Sydney and Melbourne among the five least affordable cities in the world: Demographia

Sydney and Melbourne among the five least affordable cities in the world: Demographia
Sydney and Melbourne among the five least affordable cities in the world: Demographia

Housing affordability has improved marginally in Australia over the past year, according to the eighth Annual Demographia International Housing Affordability Survey, but still remains “severely unaffordable” due to restrictive land release policies on city fringes.

Australia's national unaffordability ratio declined from a median multiple of 6.1 (median house price compared to median household income) in 2010 to the still “severely unaffordable” ratio of 5.6 in 2011.  The analysis was done by the self-titled “anti-urban research planning group” of 325 metropolitan markets in Australia, Canada, Hong Kong, Ireland, New Zealand, the UK and the US.

According to Demographia, to ensure housing bubbles are not triggered, housing prices should not exceed three times gross annual household incomes.

“To allow this to occur, new starter housing … must be allowed to be provided on the urban fringes at 2.5 times the gross annual median household income of that urban market,” it says.

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Of the 32 Australian housing markets rated by Demographia, none rate as affordable (a median multiple of 3 or less) or moderately affordable (median multiple of 3.1 to 4).

Seven rate as seriously unaffordable (4.1 to 5) with 25 rating as severely unaffordable (more than 5.1).

The report is typically controversial, with local housing pundits claiming its measures of affordability are inaccurate.

However, Hugh Pavletich, who co-author’s the report with Wendell Cox, rejects the criticism and says the survey methodology is a measure recommended by the United Nations and World Bank Urban Indicators Programs and employed by Harvard University's joint centre for housing.

Sydney remains Australia’s most unaffordable housing market with a median multiple of 9.7. It has fallen below Vancouver and is now ranked the third most unaffordable major housing market in the world, with Melbourne ranking fourth. The list is topped by Hong Kong, with a “staggering” median multiple of 12.6.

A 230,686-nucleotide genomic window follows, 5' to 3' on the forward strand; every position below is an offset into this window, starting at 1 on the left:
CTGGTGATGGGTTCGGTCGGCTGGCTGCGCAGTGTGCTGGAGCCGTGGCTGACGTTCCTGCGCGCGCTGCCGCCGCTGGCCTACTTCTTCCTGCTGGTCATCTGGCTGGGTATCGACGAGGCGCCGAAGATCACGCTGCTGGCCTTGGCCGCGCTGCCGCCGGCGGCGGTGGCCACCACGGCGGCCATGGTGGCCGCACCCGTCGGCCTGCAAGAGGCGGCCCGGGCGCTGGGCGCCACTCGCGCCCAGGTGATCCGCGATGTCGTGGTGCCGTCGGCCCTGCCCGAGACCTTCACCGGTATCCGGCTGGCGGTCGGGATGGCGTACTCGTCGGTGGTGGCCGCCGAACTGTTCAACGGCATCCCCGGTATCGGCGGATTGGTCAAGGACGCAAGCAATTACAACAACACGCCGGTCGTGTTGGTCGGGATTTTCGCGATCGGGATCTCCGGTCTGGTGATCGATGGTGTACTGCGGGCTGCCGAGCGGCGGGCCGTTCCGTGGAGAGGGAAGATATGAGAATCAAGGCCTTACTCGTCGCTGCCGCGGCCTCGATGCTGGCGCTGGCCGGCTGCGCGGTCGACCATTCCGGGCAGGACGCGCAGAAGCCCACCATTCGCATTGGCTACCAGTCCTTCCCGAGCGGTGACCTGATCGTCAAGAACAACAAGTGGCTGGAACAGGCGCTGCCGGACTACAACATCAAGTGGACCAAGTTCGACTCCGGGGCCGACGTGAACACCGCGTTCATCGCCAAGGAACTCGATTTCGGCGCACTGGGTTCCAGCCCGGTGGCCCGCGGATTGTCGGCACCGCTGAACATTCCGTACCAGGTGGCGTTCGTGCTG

Adelaide had a median multiple of 6.7, despite being the major market with the lowest demand in the nation. Brisbane (6) and Perth (5.7) are also well above the severely unaffordable threshold.

“Like Sydney, each of these markets has more restrictive land use regulation and has seen its housing affordability deteriorate markedly,” the report says.

“Housing affordability has improved substantially in Perth since 2006, when the median multiple was eight. However, Perth remains severely unaffordable.”

Each of Australia's major markets, with the exception of Sydney had housing affordability within the median multiple norm of 3 during the 1980s.

The five most unaffordable major housing markets (population of more than 1 million)



Median multiple


Hong Kong












Plymouth and Devon (UK)


Source: 8th Annual Demographia International Housing Affordability Survey

The seven most affordable markets are all regional locations, apart from one, the federal capital Canberra, which has a multiple median of 4.9.

The six other markets are Mildura and Shepparton in Victoria (4.2), Launceston in Tasmania (4.5), Bunbury in Western Australia at 4.6, Toowoomba in Queensland (4.7) and Albury-Wodonga on the NSW-Victoria border with a median multiple of 4.9.

Outside the major metropolitan areas, the most expensive markets are Coff's Harbour (NSW) at 8.4, the Gold Coast (Queensland) at 7.6, the Sunshine Coast (Queensland) at 7.5 and Geelong (Victoria) at 7.1.

The US-based organisation run by Wendell Cox, blames housing affordability problems in Australia, New Zealand, the UK and Ireland on restrictive land release policies

“Australia with its abundant land supply has the most pervasive housing affordability problem In recent decades, housing affordability has deteriorated materially across Australia, Ireland, New Zealand and the United Kingdom, virtually without regard to market size or demand,” says Demographia.

“The causes of massively deteriorating housing affordability are not a mystery. They inevitably result from more restrictive land use regulations adopted by governments with insufficient attention to economic fundamentals.

“This occurs even as virtually all governments profess housing affordability as an important public objective. Where land is rationed (by more restrictive land use regulation), house prices will rise. Thus, where house prices have increased substantially, they have been preceded by more restrictive land use regulation.”

All of the affordable major markets are in the US, while three of the moderately unaffordable markets are in Canada. One of the moderately unaffordable markets is in Ireland, with the other 16 in the United States.

The most affordable major market is Detroit, with a multiple of 1.6.  Atlanta is the second most affordable, with a multiple of 1.9.

The most affordable major metropolitan markets outside the US is Dublin, with a multiple of 3.4, and Edmonton in Canada, with a multiple of 3.5.

Larry Schlesinger

Larry Schlesinger

Larry Schlesinger was a property writer at Property Observer


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